The Obama administration is insisting on an explicit apology from Israeli Defense Minister Ya'alon and is refusing to make do with his widely-reported conversation on Thursday with Defense Secretary Hagel.
- Defense minister leans toward Israeli operation in Iran, as Obama portrays 'weakness'
- U.S. wants public apology from Israeli defense minister for verbal assault
- In blistering attack, U.S. official accuses Ya'alon of 'undermining' relations with Washington
- Jewish groups blast Ya'alon’s 'absurd and over the top' attack on Obama administration
- Fire Israel's defense minister
- U.S. 'disappointed' with lack of apology from Israel's defense minister
Contrary to claims that Ya'alon has already apologized, a senior administration official said last night "Minister Ya’alon has not offered an apology to Secretary Hagel or any other member of the U.S. Government for his offensive and highly disappointing comments, which do not reflect the depth of our security cooperation and the enduring relationship between the United States and Israel."
Washington has been incensed at the Israeli defense minister since he leveled harsh criticism at the Obama administration in an address at Tel Aviv University, reported in Haaretz on Tuesday. Ya'alon said the United States “shows weakness” in various arenas around the world – including Ukraine – and that its allies in the Middle East are disappointed. Ya'alon said that because it is “sitting at home," America is opening itself up to terror attacks “and the United States will suffer.”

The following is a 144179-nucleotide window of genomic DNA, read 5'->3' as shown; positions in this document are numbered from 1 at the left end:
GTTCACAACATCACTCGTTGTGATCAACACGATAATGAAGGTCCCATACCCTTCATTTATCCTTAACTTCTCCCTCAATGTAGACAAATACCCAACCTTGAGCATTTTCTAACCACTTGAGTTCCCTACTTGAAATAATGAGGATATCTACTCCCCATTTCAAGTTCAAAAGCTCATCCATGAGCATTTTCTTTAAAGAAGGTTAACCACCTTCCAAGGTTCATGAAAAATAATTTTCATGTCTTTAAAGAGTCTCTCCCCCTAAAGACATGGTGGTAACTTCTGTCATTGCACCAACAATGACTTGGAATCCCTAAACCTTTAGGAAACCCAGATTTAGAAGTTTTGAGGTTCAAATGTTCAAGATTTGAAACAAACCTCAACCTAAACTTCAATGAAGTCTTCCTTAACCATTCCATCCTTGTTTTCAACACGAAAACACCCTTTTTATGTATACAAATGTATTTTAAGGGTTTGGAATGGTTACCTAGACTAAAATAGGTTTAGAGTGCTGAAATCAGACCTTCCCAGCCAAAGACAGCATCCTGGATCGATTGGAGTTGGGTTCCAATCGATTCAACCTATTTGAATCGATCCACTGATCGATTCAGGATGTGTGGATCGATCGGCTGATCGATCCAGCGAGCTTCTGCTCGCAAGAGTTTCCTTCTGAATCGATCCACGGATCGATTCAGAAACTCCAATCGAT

Following a telephone call between U.S. Secretary of State John Kerry and Prime Minister Benjamin Netanyahu and a personal talk with the prime minister, Ya'alon reportedly apologized to his American counterpart Chuck Hagel, saying, among other things, that there was no defiance, criticism or intention to hurt the United States or Israel's relations with its ally with his words.
However, in its statement following the Ya'alon-Hagel talk, the U.S. Defense Department refrained from referring to Ya'alon's statements as an apology, instead saying that Hagel said he thanked Ya'alon for the clarification, and appreciated what Ya'alon had to say about his commitment to those relations.
The extent of Americans' rage with Ya'alon was also shown by unusual public statements made by two Jewish groups with close ties to the Obama administration who blasted the Israeli defense minister.
In the harsher of the two, Rabbi Jack Moline of The National Jewish Democratic Council, the main Jewish group affiliated with the Democratic Party, said that “Ya'alon has clearly crossed a line with these absurd and over-the-top attacks against Israel’s strongest ally. His remarks are simply inappropriate for someone of Ya'alon’s stature, and we condemn these counterproductive and damaging statements.”
The Israeli Policy Forum, a pro-peace group, said in a statement that it “condemns recent statements by Ya'alon that insulted the Obama administration and harshly criticized American foreign policy in the Middle East and around the world.”
“We believe that Ya'alon’s criticisms of President Obama’s diplomatic efforts with Iran were unwarranted and unconstructive. His statements demonstrate a pattern of behavior which is not appropriate for the proper conduct of Israel’s diplomacy.”
“Ya'alon is compromising American-Israeli relations at a time when the United States is convening a process in which his government is a key participant,” said Israel Policy Forum chairman Peter Joseph. “Instead, his obstructionist outbursts simply support a view that Israel is not negotiating in good faith and better serves its critics and those opposed to a lasting peace.”